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When Dietrich von Hildebrand died in 1977, his passing went largely unnoticed. The New York Times, to its credit, did publish an obituary—brief but respectful—and several other secular and religious journals followed suit. Most noted that this eminent German Catholic thinker held a Doctor of Philosophy degree from the University of Gottingen, and was teaching at the University of Munich in 1933. When Hitler came to power, Dietrich was appalled, and left for his birthplace in Florence.

Answering a questionnaire forwarded him from the University, demanding to know whether he was Aryan or non-Aryan, Dietrich declared himself to be non-Aryan (his paternal grandmother was born Jewish, but baptized as a child) out of solidarity with a persecuted people. Von Hildebrand was immediately fired.

He went into exile, to Austria, where he started his anti-Nazi journal, Der Christliche Standestaat, which enraged Hitler and made Dietrich a target of assassination. When Austria fell to the Germans, he escaped to France, teaching at the University of Toulouse. When France surrendered, he quickly moved to Spain, and soon thereafter to America, where he joined the faculty of Fordham University in New York.

There, he taught for nearly twenty years until he retired in 1960, devoting himself to what the Times described as his “voluminous writings.” At the time of his death, von Hildebrand had published thirty books and over one hundred scholarly papers (His private memoirs run to some 5,000 handwritten pages). But while his outstanding books on marriage, morality and spirituality gradually became known in the English-speaking world, and his series of works on the post-Conciliar Church made him a hero to committed Catholics, few knew of Dietrich’s early writings against fascism and Nazism, written in German but never translated.

Now, thanks to his widow, Dr. Alice von Hildebrand, and John Henry Crosby, head of the Dietrich von Hildebrand Legacy Project, many will have a chance to do so. Entitled My Battle Against Hitler: Faith, Truth and Defiance in the Shadow of the Third Reich, von Hildebrand’s essays will be published by Random House’s Image books next month.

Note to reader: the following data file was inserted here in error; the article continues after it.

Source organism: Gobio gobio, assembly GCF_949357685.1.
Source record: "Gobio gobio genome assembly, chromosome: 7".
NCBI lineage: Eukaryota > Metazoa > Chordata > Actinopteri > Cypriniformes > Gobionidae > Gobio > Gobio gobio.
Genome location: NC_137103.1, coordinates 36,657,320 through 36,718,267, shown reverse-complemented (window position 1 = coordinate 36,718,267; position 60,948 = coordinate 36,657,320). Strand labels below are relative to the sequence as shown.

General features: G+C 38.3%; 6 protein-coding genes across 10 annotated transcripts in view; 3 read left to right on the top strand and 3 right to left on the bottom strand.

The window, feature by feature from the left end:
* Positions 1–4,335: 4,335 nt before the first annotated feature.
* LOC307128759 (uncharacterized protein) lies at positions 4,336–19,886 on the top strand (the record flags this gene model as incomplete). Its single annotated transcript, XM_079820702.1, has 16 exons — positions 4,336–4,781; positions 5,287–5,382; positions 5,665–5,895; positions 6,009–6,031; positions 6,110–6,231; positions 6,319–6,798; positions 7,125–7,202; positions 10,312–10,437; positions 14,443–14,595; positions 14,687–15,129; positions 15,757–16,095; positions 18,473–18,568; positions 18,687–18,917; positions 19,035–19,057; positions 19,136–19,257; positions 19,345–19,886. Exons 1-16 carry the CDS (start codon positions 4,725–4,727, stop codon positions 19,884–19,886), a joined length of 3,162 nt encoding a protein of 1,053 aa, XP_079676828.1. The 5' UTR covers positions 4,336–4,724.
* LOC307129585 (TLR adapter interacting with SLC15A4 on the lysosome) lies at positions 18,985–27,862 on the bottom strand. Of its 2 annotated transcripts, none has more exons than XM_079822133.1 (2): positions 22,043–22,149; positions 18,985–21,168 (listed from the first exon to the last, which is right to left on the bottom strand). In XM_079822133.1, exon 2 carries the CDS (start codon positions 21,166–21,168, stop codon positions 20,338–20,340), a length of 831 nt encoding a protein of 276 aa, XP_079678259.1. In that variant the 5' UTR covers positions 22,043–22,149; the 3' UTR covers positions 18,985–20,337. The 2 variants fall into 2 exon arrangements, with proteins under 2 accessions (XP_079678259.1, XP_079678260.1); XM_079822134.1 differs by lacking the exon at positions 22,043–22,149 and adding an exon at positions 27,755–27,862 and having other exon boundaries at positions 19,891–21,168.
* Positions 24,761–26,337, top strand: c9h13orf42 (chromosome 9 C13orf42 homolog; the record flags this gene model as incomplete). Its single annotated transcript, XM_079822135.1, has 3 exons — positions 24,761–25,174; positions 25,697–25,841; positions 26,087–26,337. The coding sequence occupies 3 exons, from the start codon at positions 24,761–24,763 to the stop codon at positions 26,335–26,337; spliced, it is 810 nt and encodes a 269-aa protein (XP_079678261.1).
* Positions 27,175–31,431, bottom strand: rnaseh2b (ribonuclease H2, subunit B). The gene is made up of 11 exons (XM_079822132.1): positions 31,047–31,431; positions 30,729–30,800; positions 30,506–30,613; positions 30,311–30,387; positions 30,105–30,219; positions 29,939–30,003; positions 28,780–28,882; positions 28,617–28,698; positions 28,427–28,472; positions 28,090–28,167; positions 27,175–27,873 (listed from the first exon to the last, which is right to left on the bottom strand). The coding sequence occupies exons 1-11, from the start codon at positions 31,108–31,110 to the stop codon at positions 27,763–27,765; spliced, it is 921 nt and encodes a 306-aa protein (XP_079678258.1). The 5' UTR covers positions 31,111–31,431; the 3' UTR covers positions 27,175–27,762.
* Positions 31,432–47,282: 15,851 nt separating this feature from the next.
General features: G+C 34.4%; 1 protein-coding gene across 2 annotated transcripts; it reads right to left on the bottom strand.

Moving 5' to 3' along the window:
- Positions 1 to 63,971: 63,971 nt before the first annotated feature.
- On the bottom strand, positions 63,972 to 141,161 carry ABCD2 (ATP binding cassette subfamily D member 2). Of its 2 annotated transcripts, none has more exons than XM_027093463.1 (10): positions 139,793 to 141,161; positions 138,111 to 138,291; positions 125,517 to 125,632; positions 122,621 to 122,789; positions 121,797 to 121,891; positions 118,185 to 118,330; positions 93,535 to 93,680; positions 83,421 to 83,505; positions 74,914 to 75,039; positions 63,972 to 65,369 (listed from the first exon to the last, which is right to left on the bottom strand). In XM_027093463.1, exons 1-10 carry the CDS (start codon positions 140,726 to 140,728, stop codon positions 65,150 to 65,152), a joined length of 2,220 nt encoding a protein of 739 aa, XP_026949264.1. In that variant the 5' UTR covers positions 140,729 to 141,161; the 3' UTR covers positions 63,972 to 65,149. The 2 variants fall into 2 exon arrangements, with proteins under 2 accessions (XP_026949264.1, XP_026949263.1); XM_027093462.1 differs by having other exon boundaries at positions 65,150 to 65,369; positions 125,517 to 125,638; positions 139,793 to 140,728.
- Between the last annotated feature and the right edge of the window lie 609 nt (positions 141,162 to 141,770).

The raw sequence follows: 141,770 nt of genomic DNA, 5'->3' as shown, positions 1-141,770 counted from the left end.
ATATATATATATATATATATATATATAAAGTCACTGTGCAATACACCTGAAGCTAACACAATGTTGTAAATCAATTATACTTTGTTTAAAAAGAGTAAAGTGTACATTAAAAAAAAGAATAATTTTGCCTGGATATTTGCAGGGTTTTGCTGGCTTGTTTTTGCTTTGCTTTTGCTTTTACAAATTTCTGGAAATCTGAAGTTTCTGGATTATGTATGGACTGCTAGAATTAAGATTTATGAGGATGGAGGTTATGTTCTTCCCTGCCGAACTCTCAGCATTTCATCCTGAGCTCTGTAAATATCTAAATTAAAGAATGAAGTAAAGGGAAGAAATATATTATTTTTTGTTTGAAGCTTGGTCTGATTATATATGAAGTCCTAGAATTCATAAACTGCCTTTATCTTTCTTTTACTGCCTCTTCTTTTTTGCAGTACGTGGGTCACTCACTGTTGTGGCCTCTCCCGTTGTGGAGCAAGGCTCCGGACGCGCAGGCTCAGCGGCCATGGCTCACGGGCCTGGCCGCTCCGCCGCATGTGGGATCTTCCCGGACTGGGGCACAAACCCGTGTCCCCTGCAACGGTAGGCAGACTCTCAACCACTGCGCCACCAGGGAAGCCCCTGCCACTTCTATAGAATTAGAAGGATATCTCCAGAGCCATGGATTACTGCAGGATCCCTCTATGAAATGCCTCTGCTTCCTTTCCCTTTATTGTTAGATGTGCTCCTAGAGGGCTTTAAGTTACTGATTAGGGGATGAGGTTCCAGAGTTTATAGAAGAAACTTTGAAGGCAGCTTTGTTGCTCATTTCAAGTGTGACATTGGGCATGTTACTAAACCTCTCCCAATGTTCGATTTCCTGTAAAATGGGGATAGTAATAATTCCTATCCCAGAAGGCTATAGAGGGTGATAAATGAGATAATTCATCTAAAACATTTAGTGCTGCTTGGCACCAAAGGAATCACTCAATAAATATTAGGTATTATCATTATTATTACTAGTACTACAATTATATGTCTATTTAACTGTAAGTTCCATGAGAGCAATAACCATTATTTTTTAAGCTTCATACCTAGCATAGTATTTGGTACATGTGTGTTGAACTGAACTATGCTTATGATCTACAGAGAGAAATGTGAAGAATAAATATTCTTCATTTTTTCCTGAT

Covering the political and cultural events of the 1920s and 30s, von Hildebrand’s writings describe a society gradually turning from Judeo-Christian ideals and toward relativism and secularism. Racism and anti-Semitism were on the rise and struck von Hildebrand as particularly toxic. What horrified him most was the acceptance of these evils among so many Christians. As he describes one German or Austrian layman after another capitulating to the Third Reich, and even wayward Churchmen bending their knee to Hitler and his henchmen, we feel his anguish and moral indignation. “Fraternal correction,” he makes clear, is a vital part of Christianity, especially during a moral or political crisis.

At the heart of von Hildebrand’s essays are three beliefs: the need for Christians to guard against evil; the willingness of believers to resist it; and the obligation of the Church to uphold the teachings of Christ, regardless of the situation. They speak with special meaning to contemporary American Christians. Though America blessedly is not threatened by the totalitarianism against which von Hildebrand struggled, it faces its own dangers. Von Hildebrand recognized and lamented them, declaring in the wake of Roe v. Wade, “A country that legalizes the killing of its own children is doomed.” It would prove to be his final speech.

Yet it would be a mistake to regard Dietrich as simply a culture warrior, for that would reduce his powerful witness to partisan politics. Von Hildebrand’s message is deeper than that: it is spiritual, a passionate appeal for self-reflection and personal conversion, inspired by Holy Scripture and guided by the Magisterium. These are the only ways, he maintained, that Christians will recognize “the call of the hour” and be strong enough to fulfill it.

At a time when the spirit of accommodation rules, and when a creeping “Christian minimalism” prevails in America—that is, quietly affirm Christianity in its bare essentials, but never do anything serious to proclaim and defend its truths under attack—von Hildebrand’s uncompromising essays are a lesson for every committed believer, and a clarion call to bear witness to Christ in our own times.

William Doino Jr. is a contributor to Inside the Vatican magazine, among many other publications, and writes often about religion, history and politics. He contributed an extensive bibliography of works on Pius XII to The Pius War: Responses to the Critics of Pius XII. His previous articles can be found here

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